More than a hundred people gathered outside Toronto's U.S. consulate on Monday morning with signs to decry the violent attack in Charlottesville, Va., that left a woman dead and nearly 20 injured, at a counter-protest to a white nationalist rally.
People held signs and chanted phrases condemning racism as they stood opposite the American consulate downtown to express their opposition to what has been described as one of the largest supremacist rallies in recent U.S. history.
"No hate, no fear. Fascists aren't welcomed here," members of the group chanted at one point.
On Saturday, Heather Heyer, 32, was in Charlottesville, Va., with her friends to take a stand against white supremacists, authorities say, when she was killed by a grey sports car that rammed full speed into a line of counter-protesters.
James Alex Fields, 20, of Ohio, remains in custody on suspicion of second-degree murder, three counts of malicious wounding and a single count of leaving the scene of a fatal accident. The U.S. Justice Department pressed its own federal hate-crime investigation of the incident.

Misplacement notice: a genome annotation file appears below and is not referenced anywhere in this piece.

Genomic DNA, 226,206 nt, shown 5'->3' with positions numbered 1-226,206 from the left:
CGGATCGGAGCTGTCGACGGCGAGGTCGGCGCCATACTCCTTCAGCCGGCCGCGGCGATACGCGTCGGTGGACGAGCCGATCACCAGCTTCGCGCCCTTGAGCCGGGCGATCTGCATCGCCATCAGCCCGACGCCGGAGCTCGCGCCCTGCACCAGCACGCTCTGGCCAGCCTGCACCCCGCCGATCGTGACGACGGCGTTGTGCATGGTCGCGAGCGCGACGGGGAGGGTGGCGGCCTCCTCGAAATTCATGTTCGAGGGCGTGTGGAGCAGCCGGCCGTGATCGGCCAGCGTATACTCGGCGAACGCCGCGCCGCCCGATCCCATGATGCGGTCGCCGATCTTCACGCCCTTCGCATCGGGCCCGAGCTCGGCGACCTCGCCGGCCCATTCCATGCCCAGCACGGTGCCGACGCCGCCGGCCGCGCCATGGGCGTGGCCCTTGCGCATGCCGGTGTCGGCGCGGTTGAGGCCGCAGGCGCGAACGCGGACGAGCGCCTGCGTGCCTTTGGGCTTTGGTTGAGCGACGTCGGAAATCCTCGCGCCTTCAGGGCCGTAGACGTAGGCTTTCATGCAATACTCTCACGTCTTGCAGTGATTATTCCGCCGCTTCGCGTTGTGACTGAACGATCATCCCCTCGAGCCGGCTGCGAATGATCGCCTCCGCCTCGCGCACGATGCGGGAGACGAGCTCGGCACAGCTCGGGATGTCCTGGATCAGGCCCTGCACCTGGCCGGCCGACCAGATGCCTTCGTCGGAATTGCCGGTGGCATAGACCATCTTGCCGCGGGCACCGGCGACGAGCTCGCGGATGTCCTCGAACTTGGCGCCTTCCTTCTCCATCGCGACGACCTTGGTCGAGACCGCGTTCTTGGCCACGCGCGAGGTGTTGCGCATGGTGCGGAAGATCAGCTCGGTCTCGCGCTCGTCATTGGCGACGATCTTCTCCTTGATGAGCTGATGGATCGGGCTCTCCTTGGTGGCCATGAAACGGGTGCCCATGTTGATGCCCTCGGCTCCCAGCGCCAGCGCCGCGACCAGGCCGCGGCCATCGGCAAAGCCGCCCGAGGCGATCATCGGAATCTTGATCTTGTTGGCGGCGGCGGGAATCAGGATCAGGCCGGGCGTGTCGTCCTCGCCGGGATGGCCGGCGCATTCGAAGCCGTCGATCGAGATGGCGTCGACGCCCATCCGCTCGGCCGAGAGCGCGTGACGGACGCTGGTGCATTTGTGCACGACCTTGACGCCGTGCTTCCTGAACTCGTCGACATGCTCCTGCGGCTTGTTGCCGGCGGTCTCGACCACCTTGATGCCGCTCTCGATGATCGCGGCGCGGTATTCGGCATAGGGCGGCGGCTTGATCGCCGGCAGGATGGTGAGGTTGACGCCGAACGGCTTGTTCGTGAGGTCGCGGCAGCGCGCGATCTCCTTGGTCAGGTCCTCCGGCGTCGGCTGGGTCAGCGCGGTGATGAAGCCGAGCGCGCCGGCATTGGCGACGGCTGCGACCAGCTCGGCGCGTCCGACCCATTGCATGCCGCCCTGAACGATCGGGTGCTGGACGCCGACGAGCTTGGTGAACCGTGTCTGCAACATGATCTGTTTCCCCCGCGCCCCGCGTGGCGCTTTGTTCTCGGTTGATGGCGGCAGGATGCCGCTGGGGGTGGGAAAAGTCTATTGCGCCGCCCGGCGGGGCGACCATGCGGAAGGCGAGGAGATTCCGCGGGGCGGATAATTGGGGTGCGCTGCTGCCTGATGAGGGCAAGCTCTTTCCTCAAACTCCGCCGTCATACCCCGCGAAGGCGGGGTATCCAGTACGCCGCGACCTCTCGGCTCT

The fatal disturbance began with neo-Nazis and Ku Klux Klan (KKK) sympathizers protesting against plans to remove a statue of Confederate General Robert E. Lee, the commander of rebel forces during the U.S. Civil War, in the Virginia college town. It erupted into violence.
- Bodies sent 'flying in every direction' in Charlottesville attack
'We needed to say something'
In Toronto, protesters flew the American flag upside down, while one woman distributed T-shirts with the slogan "Toronto loves everybody" as an act of togetherness.
Donna Gabaccia, a professor of history at the University of Toronto's Scarborough campus and organizer of the demonstration, told CBC Toronto many demonstrators are U.S. citizens who are voicing their dissent.
"We felt as U.S. citizens — and as opponents of racism, bigotry, anti-Semitism, Islamophobia — we needed to say something and we thought the consulate was the appropriate place since the consulate is the public face of the U.S. in Toronto," she said.
Jesse-Blue Forrest, who lives in Toronto but is from a community near Charlottesville, said he came out to the rally to let people know that violence is not the norm in the American city. At the same time, this past weekend's events didn't just happen spontaneously, he said.
"It's been brewing for a long time," Forrest said. "I really do not want to see that cancer in the United States spreading here in Canada."
A vigil was held in Toronto Sunday night to remember the victims.